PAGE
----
Re: Does InDesign change image format like Word does?

Subject: Re: Does InDesign change image format like Word does?
From: "Kathleen MacDowell" <kathleen -at- writefortheuser -dot- com>
To: "Joanne Wittenbrook" <jwittenbrook -at- ameritech -dot- net>
Date: Fri, 9 Mar 2007 19:35:52 -0600

Thanks, Joanne, great information. Are you saying that jpg and tiff are
better resolution and for InDesign?

On 3/9/07, Joanne Wittenbrook <jwittenbrook -at- ameritech -dot- net> wrote:
> ----------------------------------
> >I can't answer your questions in general, but from experience, InDesign
> >seems to like .eps files better than .bmp. So you might save the Snagit
> >file
> >before importing it into InDesign.
> ---------------------------------------------
> No. Word is an Office program, designed for people who are not going to
> take a document to an actual printing press. Office programs use the RGB
> color space because monitors use it and most office printers translate it on
> output. In the average business application, color accuracy is not a
> concern. The goal is pleasing and bright color.
> InDesign is a page layout program. The usual work flow is for the images
> and text to be created in other programs. Illustrator or Photoshop for
> images, word processors for text. The content is imported into frames in
> InDesign for formatting and manipulating, pagination, indexing etc.
> BMP is a pretty old format. To have enough resolution to successfully
> print, it will be a large file. JPEGs or TIFFs have a greater capacity to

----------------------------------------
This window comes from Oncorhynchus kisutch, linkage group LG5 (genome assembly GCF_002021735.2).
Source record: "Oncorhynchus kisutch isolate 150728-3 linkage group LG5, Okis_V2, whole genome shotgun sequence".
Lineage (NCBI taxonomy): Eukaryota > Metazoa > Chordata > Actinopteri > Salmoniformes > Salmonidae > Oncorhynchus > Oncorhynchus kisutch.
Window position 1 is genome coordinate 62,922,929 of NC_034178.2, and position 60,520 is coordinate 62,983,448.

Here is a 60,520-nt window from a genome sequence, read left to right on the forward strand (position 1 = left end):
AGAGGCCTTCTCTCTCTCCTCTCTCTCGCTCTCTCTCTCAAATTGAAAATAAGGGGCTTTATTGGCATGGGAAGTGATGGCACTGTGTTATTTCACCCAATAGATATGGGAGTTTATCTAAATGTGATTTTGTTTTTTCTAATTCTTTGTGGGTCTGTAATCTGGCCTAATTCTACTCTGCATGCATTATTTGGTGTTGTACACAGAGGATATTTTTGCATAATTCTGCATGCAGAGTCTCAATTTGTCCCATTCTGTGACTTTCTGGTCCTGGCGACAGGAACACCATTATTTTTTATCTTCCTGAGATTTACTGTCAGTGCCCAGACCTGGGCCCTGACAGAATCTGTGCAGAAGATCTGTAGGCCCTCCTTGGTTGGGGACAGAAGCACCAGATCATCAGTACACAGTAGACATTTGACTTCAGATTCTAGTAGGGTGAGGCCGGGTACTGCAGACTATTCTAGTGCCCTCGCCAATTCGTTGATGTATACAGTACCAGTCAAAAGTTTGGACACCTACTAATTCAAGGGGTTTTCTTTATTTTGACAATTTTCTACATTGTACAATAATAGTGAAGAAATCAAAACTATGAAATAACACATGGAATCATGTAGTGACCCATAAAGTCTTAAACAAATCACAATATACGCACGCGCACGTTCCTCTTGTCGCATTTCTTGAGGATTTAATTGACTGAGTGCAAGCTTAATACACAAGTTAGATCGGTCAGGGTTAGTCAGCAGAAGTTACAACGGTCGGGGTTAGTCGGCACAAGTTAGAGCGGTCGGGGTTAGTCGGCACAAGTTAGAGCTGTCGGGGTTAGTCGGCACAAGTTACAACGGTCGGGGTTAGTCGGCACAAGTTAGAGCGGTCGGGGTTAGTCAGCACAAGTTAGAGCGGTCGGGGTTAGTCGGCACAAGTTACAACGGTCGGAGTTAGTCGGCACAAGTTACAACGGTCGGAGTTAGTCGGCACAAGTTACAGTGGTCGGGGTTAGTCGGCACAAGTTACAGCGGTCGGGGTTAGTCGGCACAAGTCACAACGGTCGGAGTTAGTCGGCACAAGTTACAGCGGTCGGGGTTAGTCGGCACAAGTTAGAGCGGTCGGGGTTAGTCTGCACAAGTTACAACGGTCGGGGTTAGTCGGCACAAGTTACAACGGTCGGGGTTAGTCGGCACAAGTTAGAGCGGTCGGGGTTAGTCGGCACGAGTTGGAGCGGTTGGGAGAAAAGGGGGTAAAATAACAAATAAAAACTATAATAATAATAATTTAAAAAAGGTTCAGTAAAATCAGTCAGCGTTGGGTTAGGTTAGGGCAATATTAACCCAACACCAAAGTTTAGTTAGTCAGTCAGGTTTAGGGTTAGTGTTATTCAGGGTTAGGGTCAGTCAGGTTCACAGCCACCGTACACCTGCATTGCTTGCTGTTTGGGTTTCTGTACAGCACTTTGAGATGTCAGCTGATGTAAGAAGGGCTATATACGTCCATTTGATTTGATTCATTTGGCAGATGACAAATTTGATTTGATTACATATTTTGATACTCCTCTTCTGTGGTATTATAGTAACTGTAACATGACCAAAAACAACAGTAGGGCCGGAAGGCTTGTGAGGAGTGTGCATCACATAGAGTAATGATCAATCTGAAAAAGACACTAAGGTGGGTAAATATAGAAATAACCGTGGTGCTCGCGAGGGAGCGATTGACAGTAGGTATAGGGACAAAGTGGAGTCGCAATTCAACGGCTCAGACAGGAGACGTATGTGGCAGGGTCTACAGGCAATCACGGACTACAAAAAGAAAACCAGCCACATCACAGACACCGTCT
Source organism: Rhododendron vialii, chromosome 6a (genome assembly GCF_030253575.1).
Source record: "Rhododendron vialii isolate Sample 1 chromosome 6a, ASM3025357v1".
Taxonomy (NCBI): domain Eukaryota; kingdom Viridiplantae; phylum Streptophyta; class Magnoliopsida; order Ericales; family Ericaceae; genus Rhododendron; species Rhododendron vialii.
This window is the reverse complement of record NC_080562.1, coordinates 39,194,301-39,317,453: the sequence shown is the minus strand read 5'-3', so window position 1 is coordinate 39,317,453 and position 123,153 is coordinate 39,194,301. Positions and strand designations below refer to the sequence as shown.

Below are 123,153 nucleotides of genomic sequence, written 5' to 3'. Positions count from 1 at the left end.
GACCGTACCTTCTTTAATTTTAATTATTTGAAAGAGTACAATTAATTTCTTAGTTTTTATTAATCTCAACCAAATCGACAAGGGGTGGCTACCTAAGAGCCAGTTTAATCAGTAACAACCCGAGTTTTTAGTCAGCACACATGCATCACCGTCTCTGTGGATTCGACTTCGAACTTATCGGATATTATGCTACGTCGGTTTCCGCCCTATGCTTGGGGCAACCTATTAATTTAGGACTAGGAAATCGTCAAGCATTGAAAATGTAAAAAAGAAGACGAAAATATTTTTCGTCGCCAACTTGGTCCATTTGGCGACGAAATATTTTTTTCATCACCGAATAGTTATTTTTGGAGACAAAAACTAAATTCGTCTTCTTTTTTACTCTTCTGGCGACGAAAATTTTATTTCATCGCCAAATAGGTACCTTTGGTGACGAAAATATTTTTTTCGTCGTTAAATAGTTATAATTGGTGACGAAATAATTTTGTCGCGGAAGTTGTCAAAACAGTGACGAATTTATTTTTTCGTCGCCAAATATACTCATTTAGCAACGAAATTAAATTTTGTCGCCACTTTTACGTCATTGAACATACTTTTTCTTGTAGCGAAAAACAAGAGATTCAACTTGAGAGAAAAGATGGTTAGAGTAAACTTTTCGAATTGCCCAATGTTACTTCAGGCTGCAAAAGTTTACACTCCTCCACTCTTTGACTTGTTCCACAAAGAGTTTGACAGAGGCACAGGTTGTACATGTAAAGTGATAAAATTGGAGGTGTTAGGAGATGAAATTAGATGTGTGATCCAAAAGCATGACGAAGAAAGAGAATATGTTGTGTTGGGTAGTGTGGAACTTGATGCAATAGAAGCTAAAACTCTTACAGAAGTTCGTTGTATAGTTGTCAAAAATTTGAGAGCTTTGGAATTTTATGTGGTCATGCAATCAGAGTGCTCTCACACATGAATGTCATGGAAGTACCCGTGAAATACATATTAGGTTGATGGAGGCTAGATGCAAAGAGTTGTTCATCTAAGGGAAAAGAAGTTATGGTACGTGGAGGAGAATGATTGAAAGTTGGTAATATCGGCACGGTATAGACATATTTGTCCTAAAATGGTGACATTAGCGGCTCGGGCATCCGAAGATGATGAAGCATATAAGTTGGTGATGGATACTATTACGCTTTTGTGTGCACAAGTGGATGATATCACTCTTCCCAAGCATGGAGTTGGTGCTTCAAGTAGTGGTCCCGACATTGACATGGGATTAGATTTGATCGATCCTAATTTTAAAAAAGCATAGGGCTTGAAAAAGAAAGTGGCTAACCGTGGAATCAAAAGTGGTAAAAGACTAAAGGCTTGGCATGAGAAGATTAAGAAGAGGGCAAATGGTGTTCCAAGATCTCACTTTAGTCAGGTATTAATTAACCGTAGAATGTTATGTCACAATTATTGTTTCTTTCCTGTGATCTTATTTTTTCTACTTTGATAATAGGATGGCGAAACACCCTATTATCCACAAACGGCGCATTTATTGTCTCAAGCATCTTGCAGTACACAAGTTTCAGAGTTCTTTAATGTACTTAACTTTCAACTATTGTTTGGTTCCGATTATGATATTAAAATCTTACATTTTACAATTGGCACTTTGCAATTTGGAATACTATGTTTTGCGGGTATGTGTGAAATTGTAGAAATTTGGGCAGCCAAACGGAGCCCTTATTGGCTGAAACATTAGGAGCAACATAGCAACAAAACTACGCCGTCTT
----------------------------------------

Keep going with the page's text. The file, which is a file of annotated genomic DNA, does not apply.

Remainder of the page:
> compress color information and are less likely to degrade the color quality.
> Programs like InDesign are set up for using the CMYK (cyan, magenta, yellow,
> black) color space because that is the ink colors used by an offset press to
> print color.
> InDesign does not "change" images. It is designed for an end user that
> understands graphic arts and printing. Frequently InDesign users will import
> a low resolution image for position to keep file size down while they are
> designing. When the file goes to the printer the high resolution image is
> sent with it and swapped into the file during prepress operations.
> The basic Microsoft suite is designed for the Office user with no
> particular expertise in print or color management. Microsoft makes the
> decision on image format for you because they assume you are not concerned
> with that aspect of the document.
> Joanne
> ^^^^^^^^^^^^^^^^^^^^^^^^^^^^^^^^^^^^^^^^^^^^^^^^^^^^^^^^^
> --
> Kathleen MacDowell

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Re: Does InDesign change image format like Word does?: From: Joanne Wittenbrook

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